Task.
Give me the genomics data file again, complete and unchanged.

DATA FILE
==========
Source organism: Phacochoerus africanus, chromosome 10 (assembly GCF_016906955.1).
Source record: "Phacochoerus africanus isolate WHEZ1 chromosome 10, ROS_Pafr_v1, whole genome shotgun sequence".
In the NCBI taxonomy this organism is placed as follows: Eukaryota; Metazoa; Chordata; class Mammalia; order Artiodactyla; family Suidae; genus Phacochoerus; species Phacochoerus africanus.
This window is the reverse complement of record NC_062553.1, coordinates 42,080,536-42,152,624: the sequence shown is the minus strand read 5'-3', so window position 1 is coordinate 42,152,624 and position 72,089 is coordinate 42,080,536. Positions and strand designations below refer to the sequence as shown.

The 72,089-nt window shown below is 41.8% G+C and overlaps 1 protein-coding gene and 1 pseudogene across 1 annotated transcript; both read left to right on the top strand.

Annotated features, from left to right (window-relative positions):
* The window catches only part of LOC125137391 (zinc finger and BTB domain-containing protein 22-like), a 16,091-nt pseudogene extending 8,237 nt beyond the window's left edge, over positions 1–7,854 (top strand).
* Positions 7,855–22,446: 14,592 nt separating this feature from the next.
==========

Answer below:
Source organism: Phacochoerus africanus, chromosome 10 (assembly GCF_016906955.1).
Source record: "Phacochoerus africanus isolate WHEZ1 chromosome 10, ROS_Pafr_v1, whole genome shotgun sequence".
In the NCBI taxonomy this organism is placed as follows: Eukaryota; Metazoa; Chordata; class Mammalia; order Artiodactyla; family Suidae; genus Phacochoerus; species Phacochoerus africanus.
This window is the reverse complement of record NC_062553.1, coordinates 42,080,536-42,152,624: the sequence shown is the minus strand read 5'-3', so window position 1 is coordinate 42,152,624 and position 72,089 is coordinate 42,080,536. Positions and strand designations below refer to the sequence as shown.

The 72,089-nt window shown below is 41.8% G+C and overlaps 1 protein-coding gene and 1 pseudogene across 1 annotated transcript; both read left to right on the top strand.

Annotated features, from left to right (window-relative positions):
* The window catches only part of LOC125137391 (zinc finger and BTB domain-containing protein 22-like), a 16,091-nt pseudogene extending 8,237 nt beyond the window's left edge, over positions 1–7,854 (top strand).
* Positions 7,855–22,446: 14,592 nt separating this feature from the next.